Andrew Short Elected

Thursday, June 27, 2013

Andrew Short, Entomology curator, was elected this month to a 2-year term on the executive committee of the Coleopterists Society. More information on the entomology digitization project can be found here: http://news.ku.edu/2013/06/26/database-biodiversity-offers-peek-biologis...

Research and Graduate Studies has announced that Craig Freeman will be honored with the 2013 KU Research Achievement Award at 3:30 ­ 5 p.m., on July 8 at the Shankel SBC on west campus.  There will be a brief ceremony followed by reception, open to all Biodiversity Institute staff and students. The award, one of two this year, is the highest honor given annually to a full-time academic staff researcher working in a department or research center on KU’s Lawrence campus.

Other headlines include:

The Wilson Journal of Ornithology has published work done by Pete Hosner, a doctoral student of exology and evolutionary biology at KU; Town Peterson and Mark Robbins of KU’s Biodiversity Institute, and Thomas Valqui of the Louisiana State University Museum of Natural Science and the Centro de Ornitologia y Biodiversidad in Lima, Peru. The research describes a new species of Scytalopus tapaculo (Aves: Passeriformes: Rhinocryptidae) from the temperate humid montane forests of Peru.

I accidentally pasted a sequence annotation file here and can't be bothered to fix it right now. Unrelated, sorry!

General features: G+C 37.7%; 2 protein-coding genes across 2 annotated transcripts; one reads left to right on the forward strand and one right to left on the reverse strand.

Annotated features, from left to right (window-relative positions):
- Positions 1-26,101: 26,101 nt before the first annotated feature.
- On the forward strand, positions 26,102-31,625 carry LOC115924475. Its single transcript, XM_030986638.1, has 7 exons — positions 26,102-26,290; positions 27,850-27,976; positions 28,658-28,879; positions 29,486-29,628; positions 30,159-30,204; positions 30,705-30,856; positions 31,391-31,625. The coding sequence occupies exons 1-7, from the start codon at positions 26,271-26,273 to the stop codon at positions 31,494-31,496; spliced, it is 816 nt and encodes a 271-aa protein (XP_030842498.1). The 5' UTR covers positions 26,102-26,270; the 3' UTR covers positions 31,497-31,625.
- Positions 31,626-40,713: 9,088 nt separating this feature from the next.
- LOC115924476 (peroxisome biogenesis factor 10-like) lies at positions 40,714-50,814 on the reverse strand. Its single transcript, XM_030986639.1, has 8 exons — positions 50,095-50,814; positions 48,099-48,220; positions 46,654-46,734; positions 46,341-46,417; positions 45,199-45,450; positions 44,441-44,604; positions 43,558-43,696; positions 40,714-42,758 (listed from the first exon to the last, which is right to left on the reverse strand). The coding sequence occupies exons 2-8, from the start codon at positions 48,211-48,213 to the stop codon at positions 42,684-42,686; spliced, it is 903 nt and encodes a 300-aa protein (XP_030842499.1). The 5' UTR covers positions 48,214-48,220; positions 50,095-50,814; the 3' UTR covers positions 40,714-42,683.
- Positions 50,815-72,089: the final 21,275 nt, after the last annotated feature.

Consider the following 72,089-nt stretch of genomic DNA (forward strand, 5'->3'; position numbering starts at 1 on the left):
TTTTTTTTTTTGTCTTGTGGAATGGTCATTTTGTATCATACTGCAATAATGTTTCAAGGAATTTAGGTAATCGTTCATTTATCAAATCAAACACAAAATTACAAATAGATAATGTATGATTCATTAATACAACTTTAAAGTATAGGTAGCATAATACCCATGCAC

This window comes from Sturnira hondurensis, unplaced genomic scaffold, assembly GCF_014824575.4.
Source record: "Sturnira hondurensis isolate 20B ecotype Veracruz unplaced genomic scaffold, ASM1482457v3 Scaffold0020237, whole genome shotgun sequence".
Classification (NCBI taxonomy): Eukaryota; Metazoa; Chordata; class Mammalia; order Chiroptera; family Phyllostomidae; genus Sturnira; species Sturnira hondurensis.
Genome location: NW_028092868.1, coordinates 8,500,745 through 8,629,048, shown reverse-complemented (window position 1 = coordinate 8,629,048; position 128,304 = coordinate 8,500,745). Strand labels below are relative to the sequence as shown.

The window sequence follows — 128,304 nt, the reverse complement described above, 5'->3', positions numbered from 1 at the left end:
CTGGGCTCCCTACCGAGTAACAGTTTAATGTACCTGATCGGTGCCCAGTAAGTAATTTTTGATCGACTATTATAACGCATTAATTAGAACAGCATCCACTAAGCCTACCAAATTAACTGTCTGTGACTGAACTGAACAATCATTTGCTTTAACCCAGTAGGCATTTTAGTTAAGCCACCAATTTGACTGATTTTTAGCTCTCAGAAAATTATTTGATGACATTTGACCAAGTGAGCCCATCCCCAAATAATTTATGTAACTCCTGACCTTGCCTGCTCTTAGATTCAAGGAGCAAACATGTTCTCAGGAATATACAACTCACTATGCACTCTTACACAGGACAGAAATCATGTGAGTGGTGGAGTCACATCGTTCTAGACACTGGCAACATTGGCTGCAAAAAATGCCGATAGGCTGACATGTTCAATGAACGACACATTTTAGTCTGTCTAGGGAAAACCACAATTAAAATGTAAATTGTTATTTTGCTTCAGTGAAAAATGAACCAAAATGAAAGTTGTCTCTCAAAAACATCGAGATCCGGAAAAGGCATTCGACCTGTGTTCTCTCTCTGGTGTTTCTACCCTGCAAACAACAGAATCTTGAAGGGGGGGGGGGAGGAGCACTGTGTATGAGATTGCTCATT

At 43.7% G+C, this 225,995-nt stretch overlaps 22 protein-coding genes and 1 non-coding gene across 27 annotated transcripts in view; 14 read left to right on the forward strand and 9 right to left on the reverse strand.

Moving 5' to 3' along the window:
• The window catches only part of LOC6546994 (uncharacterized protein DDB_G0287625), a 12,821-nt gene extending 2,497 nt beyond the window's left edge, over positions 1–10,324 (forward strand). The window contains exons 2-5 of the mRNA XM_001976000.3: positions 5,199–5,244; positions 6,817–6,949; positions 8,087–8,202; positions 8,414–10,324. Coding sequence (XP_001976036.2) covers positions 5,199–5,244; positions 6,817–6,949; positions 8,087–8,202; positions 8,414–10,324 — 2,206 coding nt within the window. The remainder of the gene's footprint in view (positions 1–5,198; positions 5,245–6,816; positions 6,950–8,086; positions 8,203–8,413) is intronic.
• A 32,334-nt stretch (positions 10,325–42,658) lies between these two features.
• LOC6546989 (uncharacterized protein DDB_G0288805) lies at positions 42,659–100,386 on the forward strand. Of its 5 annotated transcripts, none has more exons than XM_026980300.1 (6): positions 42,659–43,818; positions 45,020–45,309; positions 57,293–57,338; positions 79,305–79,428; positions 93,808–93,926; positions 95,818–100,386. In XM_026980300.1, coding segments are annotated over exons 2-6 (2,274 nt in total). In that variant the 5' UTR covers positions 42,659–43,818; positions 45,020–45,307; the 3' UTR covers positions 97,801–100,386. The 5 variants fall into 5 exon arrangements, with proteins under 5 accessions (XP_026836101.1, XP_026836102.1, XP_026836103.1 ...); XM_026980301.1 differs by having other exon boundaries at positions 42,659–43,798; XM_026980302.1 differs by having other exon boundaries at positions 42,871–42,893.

Carl Oliveros and Rob Moyle of the KU Biodiversity Institute ornithology department, were part of a research team that documented a new species of bird, in the capitol of Cambodia, PhnomPenh. The researchers describe the Cambodian tailorbird in the OrientalBird Club's journal Forktail.

--Robert A. DePalma II, David Burnham, the late Larry Martin, Bruce M.

Rothschild, and Peter L. Larson authored an article that is in press in the journal PNAS about evidence of how a Tyrannosaurus rex hunted and killed prey. Brendan Lynch is also working on a release about that one as well. Both Burnham and Rothschild represent the Division of Vertebrate Paleontology at the University of Kansas. According to the authors, the findings represent thef irst direct evidence of predatory behavior by T. rex.

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